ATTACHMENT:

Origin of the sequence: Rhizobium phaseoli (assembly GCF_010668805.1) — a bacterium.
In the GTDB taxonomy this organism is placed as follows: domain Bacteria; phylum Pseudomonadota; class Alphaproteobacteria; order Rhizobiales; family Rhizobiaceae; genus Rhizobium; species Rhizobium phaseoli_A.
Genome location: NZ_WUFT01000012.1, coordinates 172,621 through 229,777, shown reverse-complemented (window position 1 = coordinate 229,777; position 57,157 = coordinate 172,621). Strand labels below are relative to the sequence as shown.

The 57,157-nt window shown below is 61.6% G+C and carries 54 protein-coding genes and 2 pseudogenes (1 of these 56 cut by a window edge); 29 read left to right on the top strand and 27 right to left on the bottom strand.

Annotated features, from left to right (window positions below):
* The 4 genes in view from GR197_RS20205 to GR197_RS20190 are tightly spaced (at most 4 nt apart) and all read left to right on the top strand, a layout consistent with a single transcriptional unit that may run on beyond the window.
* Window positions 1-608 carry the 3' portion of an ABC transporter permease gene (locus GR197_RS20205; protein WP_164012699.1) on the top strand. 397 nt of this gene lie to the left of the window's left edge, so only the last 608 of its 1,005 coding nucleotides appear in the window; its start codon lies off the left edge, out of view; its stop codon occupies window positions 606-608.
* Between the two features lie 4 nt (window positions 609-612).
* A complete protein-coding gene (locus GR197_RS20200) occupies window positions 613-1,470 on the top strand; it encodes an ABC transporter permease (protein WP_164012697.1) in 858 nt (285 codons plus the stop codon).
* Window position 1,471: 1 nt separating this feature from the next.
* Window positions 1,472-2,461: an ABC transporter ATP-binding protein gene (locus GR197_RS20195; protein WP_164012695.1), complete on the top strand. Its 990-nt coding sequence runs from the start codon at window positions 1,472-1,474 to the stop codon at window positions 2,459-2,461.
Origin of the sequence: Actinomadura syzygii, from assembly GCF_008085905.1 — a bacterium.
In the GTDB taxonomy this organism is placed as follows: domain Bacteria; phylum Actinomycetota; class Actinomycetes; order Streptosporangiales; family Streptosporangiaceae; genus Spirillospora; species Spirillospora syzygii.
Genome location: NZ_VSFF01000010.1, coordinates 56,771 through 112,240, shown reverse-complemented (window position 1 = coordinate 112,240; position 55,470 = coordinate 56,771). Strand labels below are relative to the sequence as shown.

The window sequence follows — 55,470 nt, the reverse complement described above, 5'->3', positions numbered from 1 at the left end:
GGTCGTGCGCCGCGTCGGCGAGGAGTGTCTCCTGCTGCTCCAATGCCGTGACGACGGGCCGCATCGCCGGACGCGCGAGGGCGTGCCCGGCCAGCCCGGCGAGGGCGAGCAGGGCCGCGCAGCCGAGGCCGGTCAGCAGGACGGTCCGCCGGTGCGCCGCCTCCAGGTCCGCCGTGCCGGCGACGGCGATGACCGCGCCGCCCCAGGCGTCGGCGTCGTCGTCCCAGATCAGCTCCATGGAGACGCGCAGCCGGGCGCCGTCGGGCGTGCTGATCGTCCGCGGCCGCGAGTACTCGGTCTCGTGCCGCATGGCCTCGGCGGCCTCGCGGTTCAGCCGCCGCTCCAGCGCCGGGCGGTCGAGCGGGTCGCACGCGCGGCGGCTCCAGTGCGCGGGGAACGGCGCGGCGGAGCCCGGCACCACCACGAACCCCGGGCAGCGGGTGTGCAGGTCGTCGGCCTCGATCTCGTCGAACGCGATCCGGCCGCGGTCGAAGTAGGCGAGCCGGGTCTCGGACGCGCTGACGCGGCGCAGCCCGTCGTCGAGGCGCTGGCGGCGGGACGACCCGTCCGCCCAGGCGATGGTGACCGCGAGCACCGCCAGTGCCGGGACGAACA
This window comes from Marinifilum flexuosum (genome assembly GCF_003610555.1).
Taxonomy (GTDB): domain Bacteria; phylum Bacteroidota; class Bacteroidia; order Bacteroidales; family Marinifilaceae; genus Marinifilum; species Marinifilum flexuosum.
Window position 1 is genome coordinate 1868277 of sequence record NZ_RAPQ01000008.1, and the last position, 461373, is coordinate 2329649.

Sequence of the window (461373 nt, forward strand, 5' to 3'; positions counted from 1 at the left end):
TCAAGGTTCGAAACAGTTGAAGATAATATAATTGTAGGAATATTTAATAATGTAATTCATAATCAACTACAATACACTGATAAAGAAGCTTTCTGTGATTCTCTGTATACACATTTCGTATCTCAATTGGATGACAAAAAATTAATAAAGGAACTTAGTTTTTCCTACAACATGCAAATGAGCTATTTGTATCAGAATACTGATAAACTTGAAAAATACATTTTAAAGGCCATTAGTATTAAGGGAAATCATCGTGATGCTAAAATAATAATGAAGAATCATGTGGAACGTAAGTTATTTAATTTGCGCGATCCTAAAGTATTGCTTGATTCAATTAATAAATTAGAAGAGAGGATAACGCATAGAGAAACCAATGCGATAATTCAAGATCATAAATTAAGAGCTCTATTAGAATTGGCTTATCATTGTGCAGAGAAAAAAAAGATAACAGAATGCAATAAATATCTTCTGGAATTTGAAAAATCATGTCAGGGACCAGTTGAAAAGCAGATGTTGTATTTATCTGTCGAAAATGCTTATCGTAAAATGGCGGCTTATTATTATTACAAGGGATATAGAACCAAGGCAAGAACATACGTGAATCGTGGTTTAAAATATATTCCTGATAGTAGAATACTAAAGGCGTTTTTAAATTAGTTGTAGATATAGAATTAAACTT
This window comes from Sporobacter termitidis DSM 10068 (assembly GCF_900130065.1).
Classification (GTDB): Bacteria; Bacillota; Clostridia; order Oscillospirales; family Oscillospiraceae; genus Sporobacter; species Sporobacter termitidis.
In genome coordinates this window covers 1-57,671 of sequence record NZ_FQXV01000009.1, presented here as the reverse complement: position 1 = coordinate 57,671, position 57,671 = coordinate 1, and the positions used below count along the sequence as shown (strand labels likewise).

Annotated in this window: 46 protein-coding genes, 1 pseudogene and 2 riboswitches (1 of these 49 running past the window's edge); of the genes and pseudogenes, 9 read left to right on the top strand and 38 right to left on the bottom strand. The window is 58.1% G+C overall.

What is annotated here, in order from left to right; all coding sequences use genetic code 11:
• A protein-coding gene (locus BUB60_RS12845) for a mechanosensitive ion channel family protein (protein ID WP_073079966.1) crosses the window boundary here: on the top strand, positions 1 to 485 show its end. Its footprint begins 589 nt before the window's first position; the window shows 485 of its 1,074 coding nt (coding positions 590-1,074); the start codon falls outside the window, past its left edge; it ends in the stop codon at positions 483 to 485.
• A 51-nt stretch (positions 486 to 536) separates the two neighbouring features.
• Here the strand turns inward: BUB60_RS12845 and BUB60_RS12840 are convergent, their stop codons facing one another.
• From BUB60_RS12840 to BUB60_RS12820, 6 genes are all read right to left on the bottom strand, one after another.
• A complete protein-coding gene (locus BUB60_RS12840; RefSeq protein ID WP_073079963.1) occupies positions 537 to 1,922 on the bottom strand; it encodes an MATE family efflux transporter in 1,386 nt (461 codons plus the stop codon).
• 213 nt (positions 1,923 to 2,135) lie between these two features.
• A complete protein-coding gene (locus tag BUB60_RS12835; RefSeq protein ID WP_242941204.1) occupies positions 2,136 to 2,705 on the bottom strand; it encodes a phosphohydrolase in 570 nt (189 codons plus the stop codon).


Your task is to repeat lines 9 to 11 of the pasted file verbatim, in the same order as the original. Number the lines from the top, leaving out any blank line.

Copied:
* A complete protein-coding gene (locus GR197_RS20200) occupies window positions 613-1,470 on the top strand; it encodes an ABC transporter permease (protein WP_164012697.1) in 858 nt (285 codons plus the stop codon).
* Window position 1,471: 1 nt separating this feature from the next.
* Window positions 1,472-2,461: an ABC transporter ATP-binding protein gene (locus GR197_RS20195; protein WP_164012695.1), complete on the top strand. Its 990-nt coding sequence runs from the start codon at window positions 1,472-1,474 to the stop codon at window positions 2,459-2,461.